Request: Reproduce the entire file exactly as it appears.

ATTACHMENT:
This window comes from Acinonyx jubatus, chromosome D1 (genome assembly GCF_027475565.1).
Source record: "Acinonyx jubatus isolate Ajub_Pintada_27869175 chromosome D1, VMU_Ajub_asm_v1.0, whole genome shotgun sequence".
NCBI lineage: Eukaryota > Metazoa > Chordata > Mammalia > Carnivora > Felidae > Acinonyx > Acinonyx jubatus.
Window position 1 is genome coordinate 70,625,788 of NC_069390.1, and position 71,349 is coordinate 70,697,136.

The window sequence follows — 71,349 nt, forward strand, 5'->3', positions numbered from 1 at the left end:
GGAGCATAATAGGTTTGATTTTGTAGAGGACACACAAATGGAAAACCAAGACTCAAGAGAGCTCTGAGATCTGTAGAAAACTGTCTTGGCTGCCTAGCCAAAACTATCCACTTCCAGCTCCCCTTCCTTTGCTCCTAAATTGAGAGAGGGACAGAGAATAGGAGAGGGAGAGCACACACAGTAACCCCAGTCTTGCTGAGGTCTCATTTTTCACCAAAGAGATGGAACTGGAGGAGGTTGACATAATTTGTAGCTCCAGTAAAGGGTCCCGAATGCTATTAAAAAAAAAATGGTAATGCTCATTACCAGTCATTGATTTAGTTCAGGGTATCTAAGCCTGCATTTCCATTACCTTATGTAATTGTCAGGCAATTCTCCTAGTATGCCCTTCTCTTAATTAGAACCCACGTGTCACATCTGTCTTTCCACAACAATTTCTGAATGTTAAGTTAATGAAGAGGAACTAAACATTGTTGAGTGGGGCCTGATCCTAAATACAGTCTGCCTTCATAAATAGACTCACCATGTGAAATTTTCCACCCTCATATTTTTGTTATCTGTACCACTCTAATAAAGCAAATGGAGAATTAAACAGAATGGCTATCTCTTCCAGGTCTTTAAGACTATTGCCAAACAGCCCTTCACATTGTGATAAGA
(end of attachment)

This window comes from Acinonyx jubatus, chromosome D1 (genome assembly GCF_027475565.1).
Source record: "Acinonyx jubatus isolate Ajub_Pintada_27869175 chromosome D1, VMU_Ajub_asm_v1.0, whole genome shotgun sequence".
NCBI lineage: Eukaryota > Metazoa > Chordata > Mammalia > Carnivora > Felidae > Acinonyx > Acinonyx jubatus.
Window position 1 is genome coordinate 70,625,788 of NC_069390.1, and position 71,349 is coordinate 70,697,136.

The window sequence follows — 71,349 nt, forward strand, 5'->3', positions numbered from 1 at the left end:
GGAGCATAATAGGTTTGATTTTGTAGAGGACACACAAATGGAAAACCAAGACTCAAGAGAGCTCTGAGATCTGTAGAAAACTGTCTTGGCTGCCTAGCCAAAACTATCCACTTCCAGCTCCCCTTCCTTTGCTCCTAAATTGAGAGAGGGACAGAGAATAGGAGAGGGAGAGCACACACAGTAACCCCAGTCTTGCTGAGGTCTCATTTTTCACCAAAGAGATGGAACTGGAGGAGGTTGACATAATTTGTAGCTCCAGTAAAGGGTCCCGAATGCTATTAAAAAAAAAATGGTAATGCTCATTACCAGTCATTGATTTAGTTCAGGGTATCTAAGCCTGCATTTCCATTACCTTATGTAATTGTCAGGCAATTCTCCTAGTATGCCCTTCTCTTAATTAGAACCCACGTGTCACATCTGTCTTTCCACAACAATTTCTGAATGTTAAGTTAATGAAGAGGAACTAAACATTGTTGAGTGGGGCCTGATCCTAAATACAGTCTGCCTTCATAAATAGACTCACCATGTGAAATTTTCCACCCTCATATTTTTGTTATCTGTACCACTCTAATAAAGCAAATGGAGAATTAAACAGAATGGCTATCTCTTCCAGGTCTTTAAGACTATTGCCAAACAGCCCTTCACATTGTGATAAGA